Saturday, 2 June 2012

Canadian Film Centre World Wide Short Film Festival 2012 Toronto - Opening Night Gala: Award Winners From Around The World - Reviewed By Greg Klymkiw

Opening night gala presentations at most film festivals are usually stacked with inoffensive fare that's soon forgotten once the festival really gets underway. The Canadian Film Centre's Worldwide Short Film Festival has not been immune to this, but traditionally the programme includes a carefully selected group of award winners from around the world. Awards, of course, do not ALWAYS ensure great cinema, but the beauty of an evening of short films is that there's bound to be some genuinely great stuff. Judging from the 2012 Opening Night Gala lineup, the pickings out in Award Winner Land must have been mighty slim. Read and weep. (Though I can assure you it only goes up and in some cases, WAY up during the festival, after this opening night of - ahem - winners.)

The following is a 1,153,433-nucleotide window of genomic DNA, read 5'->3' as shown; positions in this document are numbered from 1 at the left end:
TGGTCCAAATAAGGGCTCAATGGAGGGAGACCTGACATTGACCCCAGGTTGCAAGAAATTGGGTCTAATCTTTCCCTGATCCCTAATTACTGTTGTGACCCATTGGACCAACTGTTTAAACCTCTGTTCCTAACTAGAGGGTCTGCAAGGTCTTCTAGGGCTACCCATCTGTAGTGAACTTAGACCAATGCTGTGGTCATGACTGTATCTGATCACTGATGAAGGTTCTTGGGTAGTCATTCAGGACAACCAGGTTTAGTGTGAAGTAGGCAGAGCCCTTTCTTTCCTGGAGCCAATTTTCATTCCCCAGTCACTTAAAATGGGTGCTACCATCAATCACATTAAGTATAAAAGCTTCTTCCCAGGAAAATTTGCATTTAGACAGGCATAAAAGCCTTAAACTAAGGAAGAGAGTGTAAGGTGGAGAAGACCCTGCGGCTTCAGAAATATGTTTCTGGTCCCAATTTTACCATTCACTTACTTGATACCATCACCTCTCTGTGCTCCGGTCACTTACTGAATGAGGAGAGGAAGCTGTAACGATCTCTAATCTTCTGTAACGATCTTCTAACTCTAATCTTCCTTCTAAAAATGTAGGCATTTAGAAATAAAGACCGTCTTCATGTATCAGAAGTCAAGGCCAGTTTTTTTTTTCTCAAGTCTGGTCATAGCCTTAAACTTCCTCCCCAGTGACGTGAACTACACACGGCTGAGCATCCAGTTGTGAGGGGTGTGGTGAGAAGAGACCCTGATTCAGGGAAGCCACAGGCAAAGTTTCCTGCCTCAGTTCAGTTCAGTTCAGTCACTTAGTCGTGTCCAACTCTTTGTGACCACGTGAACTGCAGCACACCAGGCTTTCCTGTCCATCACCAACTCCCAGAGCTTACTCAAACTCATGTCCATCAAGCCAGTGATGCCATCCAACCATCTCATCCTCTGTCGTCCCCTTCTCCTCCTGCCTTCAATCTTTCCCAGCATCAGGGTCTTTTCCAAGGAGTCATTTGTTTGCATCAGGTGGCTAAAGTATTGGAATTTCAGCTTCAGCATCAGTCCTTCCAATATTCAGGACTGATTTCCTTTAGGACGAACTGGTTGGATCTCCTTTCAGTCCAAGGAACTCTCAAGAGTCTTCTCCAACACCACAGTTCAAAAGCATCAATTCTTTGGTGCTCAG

Luminaris (2011) dir. Juan Pablo Zaramella
Review By Greg Klymkiw
Equation de Klymkiw: Magic Realism + Whimsy = (for this fella) Explusion of Bile (though, for many others, delight).